AUSTIN — Taron Lloyd stood in front of a bathroom mirror, disappointed and determined, and looked his reflection in the eye.
“We’ve got to go, we’ve got to get this,” the Shoemaker senior told himself.
Driven by a fourth-place finish in the 400-meter relay, the Grey Wolves’ 800 relay made amends, winning the event for Shoemaker’s third gold medal Saturday at the UIL State Track and Field Championships at the University of Texas.
“Being here since my freshman year, the struggles we’ve been going through at Shoemaker, from losing a lot of games in football, not making it nowhere in track — always making it to regionals, but not being able to make to the next level at state — this being my senior year, I gave it all I had,” said Shoemaker senior Johnny Jefferson, who ran the anchor leg of both relays. “I learned, as time went on, everything counts. Every 100 you do, counts. Every 200 you do, counts. I went to practice every day and I did. I did without questioning it; you see it got me here today.”
Cion Hicks won the shot put and discus for Shoemaker’s first gold medals in any sport since 2005 when Emerald Solomon captured the 215-pound division title at the UIL State Wrestling Tournament.
“It’s amazing and it’s a blessing because it got to be me,” Hicks said. “It could’ve been somebody else, but I got put at this point in time to come and bring (acclaim) to the school, something positive. ... It’s all about the community and the school right now, it’s not even about me.”
The Grey Wolves’ 400 relay fell short, finishing fourth in 41.08 seconds, but the 800 relay team, which had the nation’s best time coming into the meet, took the loss and used it to ensure they wouldn’t be upset on the state’s largest stage, winning in 1:24.21.
“We went through practice all week and we knew we had a big target on our back,” Jefferson said. “That drived us even harder, so we warmed up harder before we came out here, we prayed and we said we were going to give glory to God and we’re going to put it in God’s hand and we went out here and performed.”
Lloyd received the handoff from transfer Quasan Hill in seventh place and moved up to fourth before he handed the baton off to Jefferson, who’s signed to play football at Baylor.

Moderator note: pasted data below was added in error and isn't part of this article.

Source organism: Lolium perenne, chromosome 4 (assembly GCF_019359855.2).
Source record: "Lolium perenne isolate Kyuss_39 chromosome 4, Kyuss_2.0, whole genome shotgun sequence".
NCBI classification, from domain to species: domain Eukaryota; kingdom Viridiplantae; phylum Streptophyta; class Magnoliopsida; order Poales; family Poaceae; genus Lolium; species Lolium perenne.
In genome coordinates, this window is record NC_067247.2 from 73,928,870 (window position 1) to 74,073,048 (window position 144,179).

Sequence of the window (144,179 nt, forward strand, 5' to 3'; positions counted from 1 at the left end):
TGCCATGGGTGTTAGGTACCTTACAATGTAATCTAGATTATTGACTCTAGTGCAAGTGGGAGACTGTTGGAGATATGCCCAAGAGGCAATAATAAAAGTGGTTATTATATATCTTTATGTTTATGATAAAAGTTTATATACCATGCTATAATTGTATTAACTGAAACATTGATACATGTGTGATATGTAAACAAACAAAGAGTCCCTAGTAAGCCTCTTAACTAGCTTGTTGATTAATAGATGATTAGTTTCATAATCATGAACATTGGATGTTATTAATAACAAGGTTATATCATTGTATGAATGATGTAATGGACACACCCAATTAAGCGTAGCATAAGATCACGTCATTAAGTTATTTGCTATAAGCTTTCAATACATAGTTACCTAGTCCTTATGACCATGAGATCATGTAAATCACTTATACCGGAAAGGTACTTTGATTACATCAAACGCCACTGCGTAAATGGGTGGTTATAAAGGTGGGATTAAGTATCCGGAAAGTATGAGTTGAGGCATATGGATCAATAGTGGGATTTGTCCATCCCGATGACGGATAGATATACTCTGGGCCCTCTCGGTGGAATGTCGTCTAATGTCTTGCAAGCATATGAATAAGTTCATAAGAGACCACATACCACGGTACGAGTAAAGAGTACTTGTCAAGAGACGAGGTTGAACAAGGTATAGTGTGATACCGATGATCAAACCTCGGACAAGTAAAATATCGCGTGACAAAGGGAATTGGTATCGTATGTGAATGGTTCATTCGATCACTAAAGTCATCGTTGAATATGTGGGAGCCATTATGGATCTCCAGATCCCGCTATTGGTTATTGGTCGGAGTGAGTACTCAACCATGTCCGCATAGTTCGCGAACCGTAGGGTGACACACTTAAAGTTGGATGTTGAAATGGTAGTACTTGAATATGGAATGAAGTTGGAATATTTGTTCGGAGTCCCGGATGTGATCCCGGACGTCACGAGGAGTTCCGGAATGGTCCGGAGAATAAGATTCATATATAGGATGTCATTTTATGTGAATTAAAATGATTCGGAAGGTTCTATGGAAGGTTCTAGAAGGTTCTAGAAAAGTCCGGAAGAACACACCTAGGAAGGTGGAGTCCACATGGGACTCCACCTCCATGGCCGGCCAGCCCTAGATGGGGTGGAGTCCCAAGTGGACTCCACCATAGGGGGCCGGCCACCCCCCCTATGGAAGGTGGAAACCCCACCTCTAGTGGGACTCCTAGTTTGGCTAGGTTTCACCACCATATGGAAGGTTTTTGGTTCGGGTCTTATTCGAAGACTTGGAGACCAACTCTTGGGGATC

Jefferson then took off and won the elusive gold medal the Grey Wolves’ sought and sacrificed for all season long.
“Lloyd had to give up the 200, I had to give up the 100, (third leg) Quasan (Hill) had to give up the 400 and (starter) Dwayne (Williams) got hurt, but he came back from his injury — we all had to give up something,” Jefferson said. “It’s worth it. We came out here, we put on a good show and we entertained everybody. But most of all, we represented Killeen.”
And it started in the shot put with Dickinson’s Lauryn Caldwell.
Caldwell’s final throw of final throw 46-3½ inches, topping the best mark by Hicks, who was the favorite coming in. Instead of settling for silver or bronze, the
Shoemaker senior stepped into the shot put ring and let everything come together as it was supposed to.
“I just had it set in my mind this was going to be a different story,” Hicks said. “I wanted the gold — I had a hunger to win it so bad. So I had to do what I had to do, perform like I was supposed to perform.”
Hicks threw the shot put 47-9 inches on her final attempt to win her first-ever state championship. Less than two hours later, Hicks won her second gold medal in the discus after finishing second in both events last year.
“It’s good,” Hicks said of the matching gold medals clanging against each other around her neck. “It’s a blessing to come back and take it all. Being there last year and missing it by a little bit, it just makes you a little hungry and I’m full, I’m full of gold.”
Hicks was dropped from first to second in the shot put when Dickinson’s Lauryn Caldwell threw her final throw 46-3½ inches, topping Hicks’ best mark by nearly five inches.
Hicks had the same thing happen to her earlier this season, though instead of finishing second, she finished third when two girls leap-frogged her for the top two finishing spots.
“That’s where my mind went automatically and I had tell myself, ‘Overide, overide — take that out of your mind,’” Hicks said. “I just had to say this is going to be a different story. So, I just crouched down, I prayed to Jesus and I went up and I just threw. I think my technique, everything kind of came together when it was supposed to.”
Hicks won the discus with her throw of 160-6, which she threw on her second attempt.
“My adrenaline was really high (after winning shot put), so my warm-ups were great, I was getting a good pull and I threw that in my second throw and after that it just felt great,” Hicks said.